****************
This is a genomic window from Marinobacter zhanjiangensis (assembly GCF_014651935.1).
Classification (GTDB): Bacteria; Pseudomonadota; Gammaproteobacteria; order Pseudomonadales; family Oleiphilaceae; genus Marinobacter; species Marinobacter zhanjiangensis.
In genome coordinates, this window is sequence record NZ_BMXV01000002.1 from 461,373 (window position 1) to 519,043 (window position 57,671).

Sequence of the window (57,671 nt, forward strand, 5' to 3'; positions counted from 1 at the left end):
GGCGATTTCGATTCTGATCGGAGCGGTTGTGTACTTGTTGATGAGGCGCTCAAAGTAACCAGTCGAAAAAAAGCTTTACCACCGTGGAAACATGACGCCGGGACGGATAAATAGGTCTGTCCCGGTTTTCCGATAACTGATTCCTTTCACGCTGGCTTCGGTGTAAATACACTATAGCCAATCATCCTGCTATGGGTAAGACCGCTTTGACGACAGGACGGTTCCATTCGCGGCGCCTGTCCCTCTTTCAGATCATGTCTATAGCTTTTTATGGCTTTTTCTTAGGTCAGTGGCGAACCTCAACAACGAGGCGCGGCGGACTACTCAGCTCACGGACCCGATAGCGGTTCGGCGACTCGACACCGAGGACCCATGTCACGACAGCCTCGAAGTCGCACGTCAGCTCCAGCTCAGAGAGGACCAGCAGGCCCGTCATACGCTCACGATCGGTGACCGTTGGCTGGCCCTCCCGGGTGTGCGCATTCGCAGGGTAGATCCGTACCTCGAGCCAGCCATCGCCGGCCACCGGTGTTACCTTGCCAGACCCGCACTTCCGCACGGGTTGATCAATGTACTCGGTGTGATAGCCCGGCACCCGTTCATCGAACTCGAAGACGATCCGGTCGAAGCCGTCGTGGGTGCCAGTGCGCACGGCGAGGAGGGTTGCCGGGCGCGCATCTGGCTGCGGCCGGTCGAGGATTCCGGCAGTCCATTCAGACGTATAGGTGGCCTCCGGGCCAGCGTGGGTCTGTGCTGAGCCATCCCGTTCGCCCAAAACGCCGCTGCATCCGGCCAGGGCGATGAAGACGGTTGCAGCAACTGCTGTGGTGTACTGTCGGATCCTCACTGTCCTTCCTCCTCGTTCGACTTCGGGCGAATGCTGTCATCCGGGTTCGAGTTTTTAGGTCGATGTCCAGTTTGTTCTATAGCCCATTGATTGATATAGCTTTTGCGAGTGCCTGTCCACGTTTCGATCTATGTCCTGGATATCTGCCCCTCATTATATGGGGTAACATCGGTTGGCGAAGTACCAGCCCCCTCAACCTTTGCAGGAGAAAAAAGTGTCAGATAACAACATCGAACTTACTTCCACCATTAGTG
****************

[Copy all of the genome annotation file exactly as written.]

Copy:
This is a genomic window from Marinobacter zhanjiangensis (assembly GCF_014651935.1).
Classification (GTDB): Bacteria; Pseudomonadota; Gammaproteobacteria; order Pseudomonadales; family Oleiphilaceae; genus Marinobacter; species Marinobacter zhanjiangensis.
In genome coordinates, this window is sequence record NZ_BMXV01000002.1 from 461,373 (window position 1) to 519,043 (window position 57,671).

Sequence of the window (57,671 nt, forward strand, 5' to 3'; positions counted from 1 at the left end):
GGCGATTTCGATTCTGATCGGAGCGGTTGTGTACTTGTTGATGAGGCGCTCAAAGTAACCAGTCGAAAAAAAGCTTTACCACCGTGGAAACATGACGCCGGGACGGATAAATAGGTCTGTCCCGGTTTTCCGATAACTGATTCCTTTCACGCTGGCTTCGGTGTAAATACACTATAGCCAATCATCCTGCTATGGGTAAGACCGCTTTGACGACAGGACGGTTCCATTCGCGGCGCCTGTCCCTCTTTCAGATCATGTCTATAGCTTTTTATGGCTTTTTCTTAGGTCAGTGGCGAACCTCAACAACGAGGCGCGGCGGACTACTCAGCTCACGGACCCGATAGCGGTTCGGCGACTCGACACCGAGGACCCATGTCACGACAGCCTCGAAGTCGCACGTCAGCTCCAGCTCAGAGAGGACCAGCAGGCCCGTCATACGCTCACGATCGGTGACCGTTGGCTGGCCCTCCCGGGTGTGCGCATTCGCAGGGTAGATCCGTACCTCGAGCCAGCCATCGCCGGCCACCGGTGTTACCTTGCCAGACCCGCACTTCCGCACGGGTTGATCAATGTACTCGGTGTGATAGCCCGGCACCCGTTCATCGAACTCGAAGACGATCCGGTCGAAGCCGTCGTGGGTGCCAGTGCGCACGGCGAGGAGGGTTGCCGGGCGCGCATCTGGCTGCGGCCGGTCGAGGATTCCGGCAGTCCATTCAGACGTATAGGTGGCCTCCGGGCCAGCGTGGGTCTGTGCTGAGCCATCCCGTTCGCCCAAAACGCCGCTGCATCCGGCCAGGGCGATGAAGACGGTTGCAGCAACTGCTGTGGTGTACTGTCGGATCCTCACTGTCCTTCCTCCTCGTTCGACTTCGGGCGAATGCTGTCATCCGGGTTCGAGTTTTTAGGTCGATGTCCAGTTTGTTCTATAGCCCATTGATTGATATAGCTTTTGCGAGTGCCTGTCCACGTTTCGATCTATGTCCTGGATATCTGCCCCTCATTATATGGGGTAACATCGGTTGGCGAAGTACCAGCCCCCTCAACCTTTGCAGGAGAAAAAAGTGTCAGATAACAACATCGAACTTACTTCCACCATTAGTG